The UK has actually been exporting gas throughout the energy crisis

The Eco Experts

In 2021, Britain exported 31,975 GWh (gigawatt hours) of gas, newly published government data can reveal. For perspective, a single gigawatt hour is enough to power one million homes for one hour.

To put this into some context, in 2020, the UK exported half that amount: 15,830 GWh. Now you could reasonably say this must’ve been because of the COVID-19 pandemic, but then you look at the export figures from 2018 and 2019 (16,439 and 19,633 GWh respectively).

Clearly the UK’s gas exports in 2021 were significantly higher than usual. Why is it happening now though? Of all the times to export more gas than in previous years, surely now, with Russia-Ukraine tensions threatening gas price increases, is the worst possible time?

Image showing text: Department of business, energy & industrial strategy

Is the UK government to blame for this?

Being clear, the blame does not solely lie with the government – the fact is, companies who own the gas are allowed to extract it and sell it to whomever they please with impunity.

This is the reality of privatising something like gas; if another country is willing to pay more for it, a corporation is almost always going to sell it to them instead.

It can be argued that the UK government shouldn’t allow this to happen, particularly considering the concerns over the astronomical rise in gas prices. But beyond nationalising the UK’s gas supply or imposing restrictions on exporting, there simply isn’t a reliable way to stop this from happening.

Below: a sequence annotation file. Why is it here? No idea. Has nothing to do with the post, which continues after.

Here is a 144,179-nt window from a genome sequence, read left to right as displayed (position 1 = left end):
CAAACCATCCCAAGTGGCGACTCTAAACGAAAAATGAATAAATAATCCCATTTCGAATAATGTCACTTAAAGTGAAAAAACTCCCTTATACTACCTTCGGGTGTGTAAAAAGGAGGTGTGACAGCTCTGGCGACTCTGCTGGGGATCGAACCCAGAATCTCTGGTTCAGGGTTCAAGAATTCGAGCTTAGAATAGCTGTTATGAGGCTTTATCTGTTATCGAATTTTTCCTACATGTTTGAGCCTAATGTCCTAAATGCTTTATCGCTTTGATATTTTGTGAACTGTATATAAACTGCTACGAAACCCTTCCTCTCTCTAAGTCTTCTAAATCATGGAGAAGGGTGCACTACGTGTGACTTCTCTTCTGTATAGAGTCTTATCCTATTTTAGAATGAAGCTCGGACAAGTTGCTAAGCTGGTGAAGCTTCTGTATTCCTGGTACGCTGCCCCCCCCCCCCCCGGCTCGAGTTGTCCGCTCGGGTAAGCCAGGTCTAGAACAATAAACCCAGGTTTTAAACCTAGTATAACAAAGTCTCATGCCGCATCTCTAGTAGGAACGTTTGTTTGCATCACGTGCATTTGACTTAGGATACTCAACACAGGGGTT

What makes all this sting is all the talk from government officials and media outlets. It’s been reported time and time again that gas is the solution to our energy crisis, but what is the point if so much of it is exported by private companies?

Where is the gas being exported to?

According to the report, large volumes of gas are being exported through pipelines into Belgium and the Netherlands. This raises another question – why are we exporting gas to these countries, but still importing LNG (liquified natural gas) from them?

What is particularly sad is looking at Norway's management of their gas and the immense social benefits reaped by every citizen from it. The Norwegian sovereign wealth fund is now worth £894 billion.

This fund is used to benefit every citizen in the country, providing them with generous welfare benefits. As of 2020, the sovereign wealth fund is now equivalent to around £160,000 for each of the 5.3 million Norwegian citizens.

Now, the UK doesn’t have anywhere near the same reserves of oil and gas as Norway does. The point still stands that at a time when the UK government should be doing everything to help its vulnerable citizens escape fuel poverty, it instead allows businesses to export gas purely for profit.

Tom Gill Writer

Tom is a big fan of all things eco and has a passionate interest in how technology and localised projects can work together to make the world greener.

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